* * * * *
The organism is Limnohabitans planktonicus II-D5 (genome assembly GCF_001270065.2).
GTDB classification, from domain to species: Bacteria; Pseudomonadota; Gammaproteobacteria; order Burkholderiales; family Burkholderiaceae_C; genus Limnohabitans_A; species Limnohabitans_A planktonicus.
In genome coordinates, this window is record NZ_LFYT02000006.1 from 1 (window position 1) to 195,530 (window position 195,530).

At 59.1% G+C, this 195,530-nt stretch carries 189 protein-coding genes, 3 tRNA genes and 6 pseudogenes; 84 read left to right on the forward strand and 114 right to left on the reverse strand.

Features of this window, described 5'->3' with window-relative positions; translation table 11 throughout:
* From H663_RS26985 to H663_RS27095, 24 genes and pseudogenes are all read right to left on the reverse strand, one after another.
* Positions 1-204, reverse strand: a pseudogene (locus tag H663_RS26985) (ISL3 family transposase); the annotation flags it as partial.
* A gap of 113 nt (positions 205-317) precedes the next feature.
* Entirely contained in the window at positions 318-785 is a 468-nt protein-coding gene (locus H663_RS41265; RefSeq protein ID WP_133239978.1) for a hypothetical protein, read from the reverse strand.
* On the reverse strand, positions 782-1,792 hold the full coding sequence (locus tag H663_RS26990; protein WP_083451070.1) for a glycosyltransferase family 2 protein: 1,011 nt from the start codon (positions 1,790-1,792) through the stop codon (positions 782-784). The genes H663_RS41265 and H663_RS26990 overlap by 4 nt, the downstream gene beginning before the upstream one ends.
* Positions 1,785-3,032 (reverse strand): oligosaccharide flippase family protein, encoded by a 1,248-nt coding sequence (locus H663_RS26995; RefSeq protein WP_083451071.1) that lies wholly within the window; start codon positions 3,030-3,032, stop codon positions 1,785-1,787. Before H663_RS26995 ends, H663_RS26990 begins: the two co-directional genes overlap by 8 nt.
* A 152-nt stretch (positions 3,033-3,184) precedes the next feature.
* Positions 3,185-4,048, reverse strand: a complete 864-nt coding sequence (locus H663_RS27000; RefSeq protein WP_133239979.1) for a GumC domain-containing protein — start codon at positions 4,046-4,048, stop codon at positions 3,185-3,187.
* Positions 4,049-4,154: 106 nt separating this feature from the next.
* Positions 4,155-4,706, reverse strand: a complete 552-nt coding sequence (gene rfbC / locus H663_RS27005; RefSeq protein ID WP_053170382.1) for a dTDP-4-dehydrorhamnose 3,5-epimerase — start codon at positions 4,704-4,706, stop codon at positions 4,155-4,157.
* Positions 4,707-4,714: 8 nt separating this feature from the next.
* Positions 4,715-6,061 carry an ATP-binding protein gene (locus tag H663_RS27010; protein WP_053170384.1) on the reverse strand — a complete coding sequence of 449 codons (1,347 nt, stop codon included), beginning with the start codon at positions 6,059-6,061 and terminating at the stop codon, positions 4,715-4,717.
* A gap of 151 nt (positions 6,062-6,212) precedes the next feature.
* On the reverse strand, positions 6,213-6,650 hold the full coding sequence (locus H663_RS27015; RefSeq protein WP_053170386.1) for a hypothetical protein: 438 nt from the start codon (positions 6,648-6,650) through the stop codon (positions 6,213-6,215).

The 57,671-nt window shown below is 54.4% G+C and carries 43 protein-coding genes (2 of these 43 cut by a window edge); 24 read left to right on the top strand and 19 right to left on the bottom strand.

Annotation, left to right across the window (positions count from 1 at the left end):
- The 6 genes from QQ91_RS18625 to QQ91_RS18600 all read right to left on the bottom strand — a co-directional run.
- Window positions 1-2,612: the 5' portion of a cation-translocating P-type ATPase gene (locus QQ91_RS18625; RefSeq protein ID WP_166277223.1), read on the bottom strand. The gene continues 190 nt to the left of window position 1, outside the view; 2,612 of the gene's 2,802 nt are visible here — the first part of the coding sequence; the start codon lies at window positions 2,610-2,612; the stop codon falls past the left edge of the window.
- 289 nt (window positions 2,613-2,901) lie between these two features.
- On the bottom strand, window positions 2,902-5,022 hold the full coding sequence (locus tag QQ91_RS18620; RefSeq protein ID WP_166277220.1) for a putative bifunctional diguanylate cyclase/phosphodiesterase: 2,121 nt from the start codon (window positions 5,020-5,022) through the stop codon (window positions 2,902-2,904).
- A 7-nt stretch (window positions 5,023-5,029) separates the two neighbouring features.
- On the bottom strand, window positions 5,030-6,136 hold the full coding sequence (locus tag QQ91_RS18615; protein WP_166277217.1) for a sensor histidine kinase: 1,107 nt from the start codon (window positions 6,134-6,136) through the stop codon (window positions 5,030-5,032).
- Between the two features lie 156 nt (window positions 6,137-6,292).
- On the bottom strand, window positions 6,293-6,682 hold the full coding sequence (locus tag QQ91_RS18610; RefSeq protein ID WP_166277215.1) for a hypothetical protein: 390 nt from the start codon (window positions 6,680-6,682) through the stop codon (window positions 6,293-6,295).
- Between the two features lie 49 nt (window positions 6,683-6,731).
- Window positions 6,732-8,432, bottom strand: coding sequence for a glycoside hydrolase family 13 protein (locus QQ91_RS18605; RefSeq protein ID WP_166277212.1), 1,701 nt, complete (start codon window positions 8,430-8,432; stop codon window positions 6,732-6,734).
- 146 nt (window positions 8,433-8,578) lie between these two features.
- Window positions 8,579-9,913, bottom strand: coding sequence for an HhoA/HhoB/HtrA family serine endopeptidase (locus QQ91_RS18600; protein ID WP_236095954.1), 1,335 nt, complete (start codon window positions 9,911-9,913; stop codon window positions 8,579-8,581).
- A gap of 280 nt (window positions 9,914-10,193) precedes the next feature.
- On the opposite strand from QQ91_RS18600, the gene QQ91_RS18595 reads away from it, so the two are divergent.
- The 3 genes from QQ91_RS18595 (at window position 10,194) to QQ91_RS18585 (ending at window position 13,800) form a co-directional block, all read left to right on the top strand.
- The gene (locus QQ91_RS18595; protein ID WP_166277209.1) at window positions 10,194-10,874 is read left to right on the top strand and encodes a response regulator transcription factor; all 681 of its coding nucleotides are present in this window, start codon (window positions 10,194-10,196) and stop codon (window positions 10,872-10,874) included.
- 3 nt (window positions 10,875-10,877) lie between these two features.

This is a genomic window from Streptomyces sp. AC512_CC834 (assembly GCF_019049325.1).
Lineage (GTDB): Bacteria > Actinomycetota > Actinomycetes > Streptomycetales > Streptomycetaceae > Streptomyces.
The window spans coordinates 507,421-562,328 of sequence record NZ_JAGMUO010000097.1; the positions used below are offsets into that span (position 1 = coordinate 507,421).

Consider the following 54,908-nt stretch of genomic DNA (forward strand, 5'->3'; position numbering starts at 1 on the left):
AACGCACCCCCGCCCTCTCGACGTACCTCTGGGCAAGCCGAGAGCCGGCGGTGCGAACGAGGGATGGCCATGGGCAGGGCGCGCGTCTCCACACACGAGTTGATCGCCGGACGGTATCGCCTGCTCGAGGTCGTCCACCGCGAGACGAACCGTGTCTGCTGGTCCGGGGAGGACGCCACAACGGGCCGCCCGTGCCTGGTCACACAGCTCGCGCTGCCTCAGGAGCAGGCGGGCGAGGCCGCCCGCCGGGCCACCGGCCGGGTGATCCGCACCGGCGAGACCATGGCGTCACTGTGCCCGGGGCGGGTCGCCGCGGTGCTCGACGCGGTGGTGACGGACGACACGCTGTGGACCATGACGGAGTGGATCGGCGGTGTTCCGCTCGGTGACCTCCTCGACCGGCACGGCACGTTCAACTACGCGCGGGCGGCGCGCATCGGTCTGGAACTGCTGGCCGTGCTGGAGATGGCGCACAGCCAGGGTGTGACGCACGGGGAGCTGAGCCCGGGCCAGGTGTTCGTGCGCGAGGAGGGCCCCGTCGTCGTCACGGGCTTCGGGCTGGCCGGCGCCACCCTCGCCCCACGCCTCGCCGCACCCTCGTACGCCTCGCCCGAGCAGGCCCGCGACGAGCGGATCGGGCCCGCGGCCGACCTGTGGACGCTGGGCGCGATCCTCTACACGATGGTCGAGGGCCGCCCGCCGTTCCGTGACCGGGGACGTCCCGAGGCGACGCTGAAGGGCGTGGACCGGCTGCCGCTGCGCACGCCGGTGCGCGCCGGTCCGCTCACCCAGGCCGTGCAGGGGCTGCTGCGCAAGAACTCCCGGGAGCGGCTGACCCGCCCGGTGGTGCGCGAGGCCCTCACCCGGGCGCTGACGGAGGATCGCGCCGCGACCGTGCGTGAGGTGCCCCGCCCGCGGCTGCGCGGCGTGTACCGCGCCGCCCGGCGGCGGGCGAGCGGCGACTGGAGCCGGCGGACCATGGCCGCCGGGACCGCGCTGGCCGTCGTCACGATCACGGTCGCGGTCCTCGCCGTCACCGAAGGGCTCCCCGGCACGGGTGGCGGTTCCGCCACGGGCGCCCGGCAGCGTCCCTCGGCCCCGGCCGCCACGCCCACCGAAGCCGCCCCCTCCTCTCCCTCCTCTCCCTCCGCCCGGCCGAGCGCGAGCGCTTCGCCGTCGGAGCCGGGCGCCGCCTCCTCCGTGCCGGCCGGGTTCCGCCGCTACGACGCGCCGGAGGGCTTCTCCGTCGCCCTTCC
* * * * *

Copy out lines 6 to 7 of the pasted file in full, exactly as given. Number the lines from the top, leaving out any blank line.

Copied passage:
* From H663_RS26985 to H663_RS27095, 24 genes and pseudogenes are all read right to left on the reverse strand, one after another.
* Positions 1-204, reverse strand: a pseudogene (locus tag H663_RS26985) (ISL3 family transposase); the annotation flags it as partial.